Strategies for Shifting Career Paths While Job Searching
Sometimes, when it comes time to start a new job search, you won't know what exactly you want. All you'll know is that your last experience wasn't as great as you had hoped, and you're looking for something different. Whether you're re-entering the search after a few years or looking to switch up your career path, taking some time to consider exactly what you're doing can be vital in ensuring success in the future.
The Huffington Post noted that the initial job search efforts many people embark on can seem daunting from the outset, which can harm morale and delay the start of any real changes. Instead of working out exactly what you think you want, the news source instead recommended starting with what you know you definitely don't want. There will be careers you're not prepared for and ones that you know you're not willing to work in. By crossing those off a potential job search list, you've already started building up what you do and don't want in the near future.
Of course, there's no time to lose in your search, so the next step you take should be delving into different potential careers that you're interested in. You'll inevitably have the education or experience to join a few separate industries, so start there. Networking with people or even just looking online in those specific locations will help you better know which corners of the industry are rife with hiring and which ones are struggling. If you network properly, you'll also have friends looking out for you who can help find openings you may not even know about. Keep your options and your eyes open, as a great opportunity can come from anywhere without you even expecting it.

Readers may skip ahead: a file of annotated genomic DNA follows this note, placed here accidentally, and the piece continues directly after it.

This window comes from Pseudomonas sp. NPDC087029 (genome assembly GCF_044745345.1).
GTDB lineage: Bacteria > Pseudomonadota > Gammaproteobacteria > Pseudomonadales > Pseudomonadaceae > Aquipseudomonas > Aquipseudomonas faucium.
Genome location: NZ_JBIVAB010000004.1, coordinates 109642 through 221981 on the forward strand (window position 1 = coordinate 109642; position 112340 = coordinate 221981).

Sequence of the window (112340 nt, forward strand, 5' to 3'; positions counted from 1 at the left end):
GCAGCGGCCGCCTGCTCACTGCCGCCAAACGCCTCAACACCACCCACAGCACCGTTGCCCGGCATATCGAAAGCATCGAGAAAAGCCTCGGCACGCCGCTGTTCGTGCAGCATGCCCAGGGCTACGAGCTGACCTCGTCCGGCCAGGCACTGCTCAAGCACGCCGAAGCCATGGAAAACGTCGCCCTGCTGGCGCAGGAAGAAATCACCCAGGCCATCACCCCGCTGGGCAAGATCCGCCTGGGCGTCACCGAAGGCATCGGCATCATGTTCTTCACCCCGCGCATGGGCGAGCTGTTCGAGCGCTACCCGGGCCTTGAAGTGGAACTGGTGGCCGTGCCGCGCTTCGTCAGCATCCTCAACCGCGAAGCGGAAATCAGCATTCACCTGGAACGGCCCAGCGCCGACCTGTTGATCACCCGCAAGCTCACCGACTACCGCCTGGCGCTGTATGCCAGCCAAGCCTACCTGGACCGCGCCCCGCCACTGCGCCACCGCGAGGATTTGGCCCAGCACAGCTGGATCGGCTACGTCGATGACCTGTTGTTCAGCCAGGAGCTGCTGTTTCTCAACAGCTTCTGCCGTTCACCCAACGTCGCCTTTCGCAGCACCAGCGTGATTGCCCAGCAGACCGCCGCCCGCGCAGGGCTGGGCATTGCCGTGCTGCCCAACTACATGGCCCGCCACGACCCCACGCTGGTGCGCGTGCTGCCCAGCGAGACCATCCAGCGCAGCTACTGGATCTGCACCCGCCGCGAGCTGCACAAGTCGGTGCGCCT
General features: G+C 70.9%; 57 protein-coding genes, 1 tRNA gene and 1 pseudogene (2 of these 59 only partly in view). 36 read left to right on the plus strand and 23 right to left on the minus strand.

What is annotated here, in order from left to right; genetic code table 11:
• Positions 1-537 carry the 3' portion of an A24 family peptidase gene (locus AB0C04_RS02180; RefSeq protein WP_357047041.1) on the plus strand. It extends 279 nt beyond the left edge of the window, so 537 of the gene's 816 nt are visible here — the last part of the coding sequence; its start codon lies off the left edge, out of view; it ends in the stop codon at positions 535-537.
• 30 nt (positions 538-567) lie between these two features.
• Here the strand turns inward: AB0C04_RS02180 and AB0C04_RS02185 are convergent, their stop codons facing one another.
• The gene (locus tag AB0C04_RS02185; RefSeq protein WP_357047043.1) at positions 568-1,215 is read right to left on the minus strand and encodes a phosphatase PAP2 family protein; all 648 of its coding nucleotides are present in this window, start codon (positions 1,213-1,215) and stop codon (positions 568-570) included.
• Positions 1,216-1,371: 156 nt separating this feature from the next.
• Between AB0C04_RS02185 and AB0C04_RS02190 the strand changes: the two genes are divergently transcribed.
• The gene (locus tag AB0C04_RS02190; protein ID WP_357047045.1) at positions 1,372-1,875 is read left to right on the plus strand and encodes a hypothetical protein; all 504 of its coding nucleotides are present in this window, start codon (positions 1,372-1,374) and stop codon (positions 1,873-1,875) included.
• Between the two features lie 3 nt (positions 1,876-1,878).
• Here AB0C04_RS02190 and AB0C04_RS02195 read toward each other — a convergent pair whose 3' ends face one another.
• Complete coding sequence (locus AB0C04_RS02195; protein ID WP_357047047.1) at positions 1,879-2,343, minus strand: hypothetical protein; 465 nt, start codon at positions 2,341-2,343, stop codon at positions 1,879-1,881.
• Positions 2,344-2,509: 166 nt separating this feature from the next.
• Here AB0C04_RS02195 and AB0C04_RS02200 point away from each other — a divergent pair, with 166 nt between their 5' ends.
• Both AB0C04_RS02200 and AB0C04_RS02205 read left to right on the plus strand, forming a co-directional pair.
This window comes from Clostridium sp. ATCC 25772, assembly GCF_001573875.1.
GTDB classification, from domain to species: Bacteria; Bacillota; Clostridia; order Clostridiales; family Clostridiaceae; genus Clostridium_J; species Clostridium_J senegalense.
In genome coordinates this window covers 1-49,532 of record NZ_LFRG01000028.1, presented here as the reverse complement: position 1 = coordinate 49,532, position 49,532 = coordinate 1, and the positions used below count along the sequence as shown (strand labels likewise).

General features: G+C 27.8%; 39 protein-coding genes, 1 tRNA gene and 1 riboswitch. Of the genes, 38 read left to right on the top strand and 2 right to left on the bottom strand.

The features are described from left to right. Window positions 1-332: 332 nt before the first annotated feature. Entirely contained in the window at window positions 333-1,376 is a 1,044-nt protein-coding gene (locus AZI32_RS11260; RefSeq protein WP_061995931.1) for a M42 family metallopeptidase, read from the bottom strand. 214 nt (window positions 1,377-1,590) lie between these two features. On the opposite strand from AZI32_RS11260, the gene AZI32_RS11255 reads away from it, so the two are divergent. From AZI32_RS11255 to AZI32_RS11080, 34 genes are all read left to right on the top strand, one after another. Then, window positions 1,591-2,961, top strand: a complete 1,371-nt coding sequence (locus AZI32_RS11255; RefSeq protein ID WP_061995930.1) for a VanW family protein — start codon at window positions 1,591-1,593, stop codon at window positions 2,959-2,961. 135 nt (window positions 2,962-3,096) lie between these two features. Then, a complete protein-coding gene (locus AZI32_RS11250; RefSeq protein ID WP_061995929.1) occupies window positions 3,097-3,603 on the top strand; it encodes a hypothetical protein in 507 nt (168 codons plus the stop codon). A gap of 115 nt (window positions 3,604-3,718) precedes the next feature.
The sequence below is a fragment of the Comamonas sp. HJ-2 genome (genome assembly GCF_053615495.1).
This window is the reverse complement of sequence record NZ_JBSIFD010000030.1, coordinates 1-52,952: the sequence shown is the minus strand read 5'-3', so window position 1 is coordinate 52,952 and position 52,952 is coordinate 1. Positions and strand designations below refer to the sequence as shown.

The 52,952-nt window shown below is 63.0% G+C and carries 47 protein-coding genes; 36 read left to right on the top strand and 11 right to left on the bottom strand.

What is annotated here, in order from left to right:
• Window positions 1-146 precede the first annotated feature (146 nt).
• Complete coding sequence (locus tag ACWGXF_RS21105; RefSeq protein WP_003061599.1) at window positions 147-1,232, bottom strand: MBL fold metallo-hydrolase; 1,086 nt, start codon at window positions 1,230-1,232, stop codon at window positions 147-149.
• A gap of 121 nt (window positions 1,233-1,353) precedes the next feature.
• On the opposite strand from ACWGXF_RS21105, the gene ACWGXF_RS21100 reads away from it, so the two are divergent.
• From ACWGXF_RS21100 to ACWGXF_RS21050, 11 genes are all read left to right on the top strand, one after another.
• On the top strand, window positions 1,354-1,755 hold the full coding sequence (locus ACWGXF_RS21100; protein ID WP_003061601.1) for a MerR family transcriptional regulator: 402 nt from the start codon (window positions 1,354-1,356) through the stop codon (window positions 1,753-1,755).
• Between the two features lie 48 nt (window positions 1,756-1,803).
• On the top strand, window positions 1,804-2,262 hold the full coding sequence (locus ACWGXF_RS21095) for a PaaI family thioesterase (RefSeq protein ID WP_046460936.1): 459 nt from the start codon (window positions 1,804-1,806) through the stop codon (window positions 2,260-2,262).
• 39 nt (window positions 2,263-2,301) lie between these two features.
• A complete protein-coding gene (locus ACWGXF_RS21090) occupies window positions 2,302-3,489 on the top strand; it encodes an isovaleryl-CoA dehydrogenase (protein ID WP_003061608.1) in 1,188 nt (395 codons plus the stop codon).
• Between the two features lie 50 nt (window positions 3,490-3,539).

Build a brand
The Boston Globe added that in addition to knowing what you want to do, it's just as important for you to build up a reputation that will draw hiring managers to you. By looking back at your past jobs you've held, you can determine which skills you have that are or aren't great selling points. Working from there, you can likely find you've got more than a few qualities that will be appealing to hiring managers.
The next step from there is to develop your identity online deeper than your cover letter and resume alone would suggest. Getting on LinkedIn is crucial, as it's a location where countless hiring managers and tens of thousands of job openings exist. It's not quite as simple as just making a profile and waiting for the page hits to roll in, though. You'll need to join groups in different fields, connect with friends, family and past colleagues, and participate in discussions to gather attention. Managers have said they look for engagement and interest in a position before they hire.
There are also a growing number of supplemental social media sites built around different fields of work, which can help a job search by further expanding a person's network. Developers can post projects and meet others on sites like Github, while health care professionals can find new elements of design on sites like Doximity. There are even job listing sites along these same lines, where they only post listings from specific industries. These specific websites are more low-key and will have less competition than listings posted on major job boards. Some sites' application rates can be low enough to prevent applicants from standing out from the crowd - taking these steps to better ensure your voice will be heard will likely help you get more attention from industry leaders.